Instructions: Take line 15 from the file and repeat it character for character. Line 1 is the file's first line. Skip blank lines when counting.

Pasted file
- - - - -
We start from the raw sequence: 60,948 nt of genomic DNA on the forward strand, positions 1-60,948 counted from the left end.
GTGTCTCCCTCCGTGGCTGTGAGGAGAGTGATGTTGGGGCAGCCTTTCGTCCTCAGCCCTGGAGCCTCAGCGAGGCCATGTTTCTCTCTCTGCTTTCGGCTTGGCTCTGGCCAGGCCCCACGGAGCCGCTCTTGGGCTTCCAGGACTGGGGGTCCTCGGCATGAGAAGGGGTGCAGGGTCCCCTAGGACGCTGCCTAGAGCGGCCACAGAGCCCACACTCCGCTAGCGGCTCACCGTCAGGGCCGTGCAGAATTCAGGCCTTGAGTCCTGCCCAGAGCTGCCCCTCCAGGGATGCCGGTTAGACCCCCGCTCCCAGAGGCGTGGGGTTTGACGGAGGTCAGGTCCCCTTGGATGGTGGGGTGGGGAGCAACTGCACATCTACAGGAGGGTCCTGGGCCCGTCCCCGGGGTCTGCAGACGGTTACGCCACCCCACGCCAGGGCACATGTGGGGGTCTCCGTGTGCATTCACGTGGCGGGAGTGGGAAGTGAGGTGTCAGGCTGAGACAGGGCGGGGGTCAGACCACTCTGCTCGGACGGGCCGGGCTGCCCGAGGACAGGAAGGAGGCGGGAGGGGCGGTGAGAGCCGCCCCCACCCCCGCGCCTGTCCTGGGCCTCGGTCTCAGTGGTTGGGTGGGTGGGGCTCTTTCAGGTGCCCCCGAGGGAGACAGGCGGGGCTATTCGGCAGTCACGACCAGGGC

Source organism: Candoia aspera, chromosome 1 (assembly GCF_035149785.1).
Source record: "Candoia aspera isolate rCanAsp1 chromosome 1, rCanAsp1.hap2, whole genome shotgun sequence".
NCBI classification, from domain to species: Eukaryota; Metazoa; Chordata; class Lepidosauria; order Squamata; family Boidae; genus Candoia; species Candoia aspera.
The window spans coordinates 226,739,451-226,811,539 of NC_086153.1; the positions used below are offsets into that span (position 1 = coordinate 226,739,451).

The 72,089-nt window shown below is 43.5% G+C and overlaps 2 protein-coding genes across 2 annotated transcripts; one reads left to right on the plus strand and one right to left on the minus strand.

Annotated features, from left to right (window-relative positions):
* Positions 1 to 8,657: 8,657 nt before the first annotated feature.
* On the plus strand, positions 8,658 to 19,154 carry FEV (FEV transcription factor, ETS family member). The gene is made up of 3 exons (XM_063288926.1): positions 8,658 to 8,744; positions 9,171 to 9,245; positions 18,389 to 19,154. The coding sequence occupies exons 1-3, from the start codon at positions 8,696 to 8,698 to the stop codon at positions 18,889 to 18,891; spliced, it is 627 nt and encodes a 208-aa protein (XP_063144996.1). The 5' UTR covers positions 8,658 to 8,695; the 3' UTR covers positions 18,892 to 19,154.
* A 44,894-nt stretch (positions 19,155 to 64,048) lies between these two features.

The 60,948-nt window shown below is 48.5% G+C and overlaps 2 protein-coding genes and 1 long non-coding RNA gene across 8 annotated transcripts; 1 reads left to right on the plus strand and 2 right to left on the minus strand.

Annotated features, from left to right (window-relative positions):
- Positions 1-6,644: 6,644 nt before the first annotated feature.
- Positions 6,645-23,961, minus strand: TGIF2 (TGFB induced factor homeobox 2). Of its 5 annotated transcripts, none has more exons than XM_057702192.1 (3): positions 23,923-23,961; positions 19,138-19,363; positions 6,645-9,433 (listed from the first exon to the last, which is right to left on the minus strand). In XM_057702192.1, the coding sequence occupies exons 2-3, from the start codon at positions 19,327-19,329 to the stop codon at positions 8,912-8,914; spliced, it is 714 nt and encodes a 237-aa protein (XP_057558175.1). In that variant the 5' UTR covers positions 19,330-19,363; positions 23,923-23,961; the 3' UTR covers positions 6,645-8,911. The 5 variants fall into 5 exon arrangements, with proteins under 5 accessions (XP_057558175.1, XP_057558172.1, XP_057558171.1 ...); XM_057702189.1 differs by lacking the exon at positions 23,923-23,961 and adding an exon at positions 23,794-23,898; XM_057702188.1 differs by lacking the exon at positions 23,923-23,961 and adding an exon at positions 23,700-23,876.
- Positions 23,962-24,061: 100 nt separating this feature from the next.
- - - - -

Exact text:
- Positions 6,645-23,961, minus strand: TGIF2 (TGFB induced factor homeobox 2). Of its 5 annotated transcripts, none has more exons than XM_057702192.1 (3): positions 23,923-23,961; positions 19,138-19,363; positions 6,645-9,433 (listed from the first exon to the last, which is right to left on the minus strand). In XM_057702192.1, the coding sequence occupies exons 2-3, from the start codon at positions 19,327-19,329 to the stop codon at positions 8,912-8,914; spliced, it is 714 nt and encodes a 237-aa protein (XP_057558175.1). In that variant the 5' UTR covers positions 19,330-19,363; positions 23,923-23,961; the 3' UTR covers positions 6,645-8,911. The 5 variants fall into 5 exon arrangements, with proteins under 5 accessions (XP_057558175.1, XP_057558172.1, XP_057558171.1 ...); XM_057702189.1 differs by lacking the exon at positions 23,923-23,961 and adding an exon at positions 23,794-23,898; XM_057702188.1 differs by lacking the exon at positions 23,923-23,961 and adding an exon at positions 23,700-23,876.